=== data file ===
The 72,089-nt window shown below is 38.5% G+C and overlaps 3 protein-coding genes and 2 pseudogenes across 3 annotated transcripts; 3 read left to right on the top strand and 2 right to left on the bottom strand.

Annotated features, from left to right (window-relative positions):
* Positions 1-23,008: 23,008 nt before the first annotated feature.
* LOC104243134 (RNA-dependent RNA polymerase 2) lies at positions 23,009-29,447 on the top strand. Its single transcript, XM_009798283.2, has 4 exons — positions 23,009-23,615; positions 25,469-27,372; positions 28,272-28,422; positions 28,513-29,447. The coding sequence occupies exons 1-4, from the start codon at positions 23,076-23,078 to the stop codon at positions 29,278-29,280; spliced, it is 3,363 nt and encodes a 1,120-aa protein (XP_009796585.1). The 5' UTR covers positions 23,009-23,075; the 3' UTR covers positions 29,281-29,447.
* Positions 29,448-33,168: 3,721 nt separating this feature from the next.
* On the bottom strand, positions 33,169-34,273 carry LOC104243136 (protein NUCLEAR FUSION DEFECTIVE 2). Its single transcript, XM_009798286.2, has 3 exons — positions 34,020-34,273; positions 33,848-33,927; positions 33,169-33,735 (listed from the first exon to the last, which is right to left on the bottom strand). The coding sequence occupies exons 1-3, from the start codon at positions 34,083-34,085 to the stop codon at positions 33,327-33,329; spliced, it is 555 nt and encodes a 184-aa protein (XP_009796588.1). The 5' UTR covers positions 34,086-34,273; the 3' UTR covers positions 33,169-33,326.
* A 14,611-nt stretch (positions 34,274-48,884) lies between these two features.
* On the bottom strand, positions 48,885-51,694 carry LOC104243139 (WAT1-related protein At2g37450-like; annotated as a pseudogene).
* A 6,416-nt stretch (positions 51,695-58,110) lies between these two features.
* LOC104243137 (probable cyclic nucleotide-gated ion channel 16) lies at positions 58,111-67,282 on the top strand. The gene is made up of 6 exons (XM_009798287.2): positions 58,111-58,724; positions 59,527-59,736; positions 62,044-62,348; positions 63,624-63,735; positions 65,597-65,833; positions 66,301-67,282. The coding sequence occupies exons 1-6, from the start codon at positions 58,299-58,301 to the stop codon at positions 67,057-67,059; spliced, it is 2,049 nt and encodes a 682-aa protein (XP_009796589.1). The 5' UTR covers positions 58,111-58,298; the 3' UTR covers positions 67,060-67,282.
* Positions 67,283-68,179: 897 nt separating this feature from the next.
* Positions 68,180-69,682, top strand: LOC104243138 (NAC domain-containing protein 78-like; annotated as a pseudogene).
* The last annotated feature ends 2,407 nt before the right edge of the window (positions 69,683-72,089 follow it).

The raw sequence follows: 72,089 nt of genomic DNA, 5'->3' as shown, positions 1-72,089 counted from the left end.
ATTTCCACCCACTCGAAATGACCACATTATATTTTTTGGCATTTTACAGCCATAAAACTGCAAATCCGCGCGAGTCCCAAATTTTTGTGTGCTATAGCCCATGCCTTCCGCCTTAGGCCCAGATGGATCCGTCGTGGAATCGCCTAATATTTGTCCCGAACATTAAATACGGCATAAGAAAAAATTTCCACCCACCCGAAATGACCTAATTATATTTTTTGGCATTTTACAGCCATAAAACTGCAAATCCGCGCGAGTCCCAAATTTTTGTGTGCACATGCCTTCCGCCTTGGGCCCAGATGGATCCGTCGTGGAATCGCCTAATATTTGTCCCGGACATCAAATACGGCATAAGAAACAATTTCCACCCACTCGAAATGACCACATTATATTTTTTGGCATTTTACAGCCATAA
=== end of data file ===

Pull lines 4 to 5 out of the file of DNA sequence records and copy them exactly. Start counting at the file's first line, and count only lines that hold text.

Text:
* LOC104243134 (RNA-dependent RNA polymerase 2) lies at positions 23,009-29,447 on the top strand. Its single transcript, XM_009798283.2, has 4 exons — positions 23,009-23,615; positions 25,469-27,372; positions 28,272-28,422; positions 28,513-29,447. The coding sequence occupies exons 1-4, from the start codon at positions 23,076-23,078 to the stop codon at positions 29,278-29,280; spliced, it is 3,363 nt and encodes a 1,120-aa protein (XP_009796585.1). The 5' UTR covers positions 23,009-23,075; the 3' UTR covers positions 29,281-29,447.
* Positions 29,448-33,168: 3,721 nt separating this feature from the next.